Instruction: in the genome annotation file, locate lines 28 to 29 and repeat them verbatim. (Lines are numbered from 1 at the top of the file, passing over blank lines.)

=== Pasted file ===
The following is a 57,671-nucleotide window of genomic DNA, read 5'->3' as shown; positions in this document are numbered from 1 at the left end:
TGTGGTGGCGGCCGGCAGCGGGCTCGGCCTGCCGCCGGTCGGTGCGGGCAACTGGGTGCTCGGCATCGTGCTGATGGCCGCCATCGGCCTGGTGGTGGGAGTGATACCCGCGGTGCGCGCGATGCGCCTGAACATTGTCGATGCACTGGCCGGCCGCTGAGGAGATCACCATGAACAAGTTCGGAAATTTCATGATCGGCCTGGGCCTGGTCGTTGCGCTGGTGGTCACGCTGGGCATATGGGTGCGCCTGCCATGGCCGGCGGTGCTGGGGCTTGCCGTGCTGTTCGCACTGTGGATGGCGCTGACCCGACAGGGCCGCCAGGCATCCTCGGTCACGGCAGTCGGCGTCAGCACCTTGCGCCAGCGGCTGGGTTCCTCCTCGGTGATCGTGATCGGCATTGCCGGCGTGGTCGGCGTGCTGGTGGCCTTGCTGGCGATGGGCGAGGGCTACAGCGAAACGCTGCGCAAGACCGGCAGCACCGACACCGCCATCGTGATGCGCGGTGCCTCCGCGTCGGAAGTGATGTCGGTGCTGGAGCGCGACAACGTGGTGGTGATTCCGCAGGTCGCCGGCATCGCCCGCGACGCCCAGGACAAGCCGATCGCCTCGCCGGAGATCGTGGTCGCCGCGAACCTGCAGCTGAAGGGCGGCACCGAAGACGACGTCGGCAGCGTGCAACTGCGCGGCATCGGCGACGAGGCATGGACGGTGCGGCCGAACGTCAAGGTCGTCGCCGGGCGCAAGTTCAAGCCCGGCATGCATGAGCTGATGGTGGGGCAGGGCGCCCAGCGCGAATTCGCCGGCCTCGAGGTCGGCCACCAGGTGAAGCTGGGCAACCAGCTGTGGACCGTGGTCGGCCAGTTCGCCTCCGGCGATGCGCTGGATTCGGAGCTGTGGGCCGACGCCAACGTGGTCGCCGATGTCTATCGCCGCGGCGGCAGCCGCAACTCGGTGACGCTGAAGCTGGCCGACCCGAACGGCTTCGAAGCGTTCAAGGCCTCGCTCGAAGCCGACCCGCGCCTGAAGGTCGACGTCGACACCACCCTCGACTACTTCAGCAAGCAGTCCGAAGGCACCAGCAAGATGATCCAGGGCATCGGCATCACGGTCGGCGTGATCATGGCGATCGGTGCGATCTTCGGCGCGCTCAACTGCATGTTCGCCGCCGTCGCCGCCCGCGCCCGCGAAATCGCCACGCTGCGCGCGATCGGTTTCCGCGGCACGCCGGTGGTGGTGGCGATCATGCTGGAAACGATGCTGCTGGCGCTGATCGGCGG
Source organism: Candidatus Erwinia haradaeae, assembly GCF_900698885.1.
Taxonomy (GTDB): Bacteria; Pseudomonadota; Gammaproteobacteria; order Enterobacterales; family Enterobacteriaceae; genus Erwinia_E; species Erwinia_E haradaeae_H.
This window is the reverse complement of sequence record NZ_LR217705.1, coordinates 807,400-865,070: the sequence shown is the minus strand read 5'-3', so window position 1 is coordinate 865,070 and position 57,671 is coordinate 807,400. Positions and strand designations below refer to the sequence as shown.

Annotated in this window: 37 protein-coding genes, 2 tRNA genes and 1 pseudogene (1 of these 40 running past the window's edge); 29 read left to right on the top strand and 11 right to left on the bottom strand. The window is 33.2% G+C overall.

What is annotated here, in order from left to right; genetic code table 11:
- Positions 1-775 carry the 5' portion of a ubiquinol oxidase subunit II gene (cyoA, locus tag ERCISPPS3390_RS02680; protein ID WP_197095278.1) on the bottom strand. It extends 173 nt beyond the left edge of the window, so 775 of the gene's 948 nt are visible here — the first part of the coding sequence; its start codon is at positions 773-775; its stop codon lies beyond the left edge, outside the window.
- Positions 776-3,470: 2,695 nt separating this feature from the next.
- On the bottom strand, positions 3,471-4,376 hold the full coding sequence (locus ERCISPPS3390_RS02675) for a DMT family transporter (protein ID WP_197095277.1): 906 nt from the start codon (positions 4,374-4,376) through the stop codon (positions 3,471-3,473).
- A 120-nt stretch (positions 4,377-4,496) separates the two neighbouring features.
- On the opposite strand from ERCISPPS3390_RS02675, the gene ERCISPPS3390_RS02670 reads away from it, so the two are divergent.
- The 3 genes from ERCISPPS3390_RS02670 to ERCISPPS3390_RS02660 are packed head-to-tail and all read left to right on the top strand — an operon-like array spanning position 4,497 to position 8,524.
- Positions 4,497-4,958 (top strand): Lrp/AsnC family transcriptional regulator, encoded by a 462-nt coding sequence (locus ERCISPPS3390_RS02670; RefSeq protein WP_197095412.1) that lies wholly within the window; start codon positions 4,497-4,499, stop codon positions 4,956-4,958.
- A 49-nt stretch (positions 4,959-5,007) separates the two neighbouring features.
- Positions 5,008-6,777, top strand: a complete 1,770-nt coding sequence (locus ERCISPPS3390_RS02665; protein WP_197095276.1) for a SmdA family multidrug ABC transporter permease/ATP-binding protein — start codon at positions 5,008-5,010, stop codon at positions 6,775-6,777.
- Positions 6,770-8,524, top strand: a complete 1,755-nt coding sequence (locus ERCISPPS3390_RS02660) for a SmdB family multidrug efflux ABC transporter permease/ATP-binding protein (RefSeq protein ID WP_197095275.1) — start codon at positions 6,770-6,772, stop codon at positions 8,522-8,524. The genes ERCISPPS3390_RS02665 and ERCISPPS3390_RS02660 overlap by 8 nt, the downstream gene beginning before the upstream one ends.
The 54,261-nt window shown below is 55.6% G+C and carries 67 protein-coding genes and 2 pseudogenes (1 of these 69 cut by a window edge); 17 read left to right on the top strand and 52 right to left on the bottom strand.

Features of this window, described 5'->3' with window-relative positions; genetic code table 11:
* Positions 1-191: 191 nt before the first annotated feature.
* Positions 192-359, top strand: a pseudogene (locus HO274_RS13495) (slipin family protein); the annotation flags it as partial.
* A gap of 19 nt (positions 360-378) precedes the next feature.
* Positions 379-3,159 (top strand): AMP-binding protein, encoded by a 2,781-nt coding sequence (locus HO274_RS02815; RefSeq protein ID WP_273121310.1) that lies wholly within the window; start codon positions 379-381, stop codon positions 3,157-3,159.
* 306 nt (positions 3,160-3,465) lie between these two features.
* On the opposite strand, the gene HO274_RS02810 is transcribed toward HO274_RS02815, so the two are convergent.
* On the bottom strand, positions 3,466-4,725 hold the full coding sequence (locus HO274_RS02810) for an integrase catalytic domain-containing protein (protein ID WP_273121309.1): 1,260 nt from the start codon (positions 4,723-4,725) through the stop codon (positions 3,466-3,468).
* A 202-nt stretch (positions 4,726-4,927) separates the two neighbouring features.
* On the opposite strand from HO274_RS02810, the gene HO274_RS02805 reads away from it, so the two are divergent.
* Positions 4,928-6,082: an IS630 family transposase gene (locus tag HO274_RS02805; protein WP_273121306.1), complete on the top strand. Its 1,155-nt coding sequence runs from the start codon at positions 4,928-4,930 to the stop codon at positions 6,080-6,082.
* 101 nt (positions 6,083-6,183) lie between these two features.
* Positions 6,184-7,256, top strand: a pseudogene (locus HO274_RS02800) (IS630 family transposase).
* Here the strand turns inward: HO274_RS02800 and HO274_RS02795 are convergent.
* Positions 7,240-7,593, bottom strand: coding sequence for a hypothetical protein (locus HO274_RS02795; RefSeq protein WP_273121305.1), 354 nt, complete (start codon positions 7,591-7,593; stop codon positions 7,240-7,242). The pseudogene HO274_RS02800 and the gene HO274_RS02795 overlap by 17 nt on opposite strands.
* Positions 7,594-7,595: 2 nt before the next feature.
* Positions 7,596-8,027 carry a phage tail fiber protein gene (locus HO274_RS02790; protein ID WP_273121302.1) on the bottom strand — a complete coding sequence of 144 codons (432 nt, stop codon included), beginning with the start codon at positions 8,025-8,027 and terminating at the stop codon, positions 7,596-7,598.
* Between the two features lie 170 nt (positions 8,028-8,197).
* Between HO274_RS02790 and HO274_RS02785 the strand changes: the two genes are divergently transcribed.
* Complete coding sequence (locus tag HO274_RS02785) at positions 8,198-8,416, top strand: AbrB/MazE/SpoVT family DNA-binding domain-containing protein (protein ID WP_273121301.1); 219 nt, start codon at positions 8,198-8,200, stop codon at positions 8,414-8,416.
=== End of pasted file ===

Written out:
* On the opposite strand from HO274_RS02810, the gene HO274_RS02805 reads away from it, so the two are divergent.
* Positions 4,928-6,082: an IS630 family transposase gene (locus tag HO274_RS02805; protein WP_273121306.1), complete on the top strand. Its 1,155-nt coding sequence runs from the start codon at positions 4,928-4,930 to the stop codon at positions 6,080-6,082.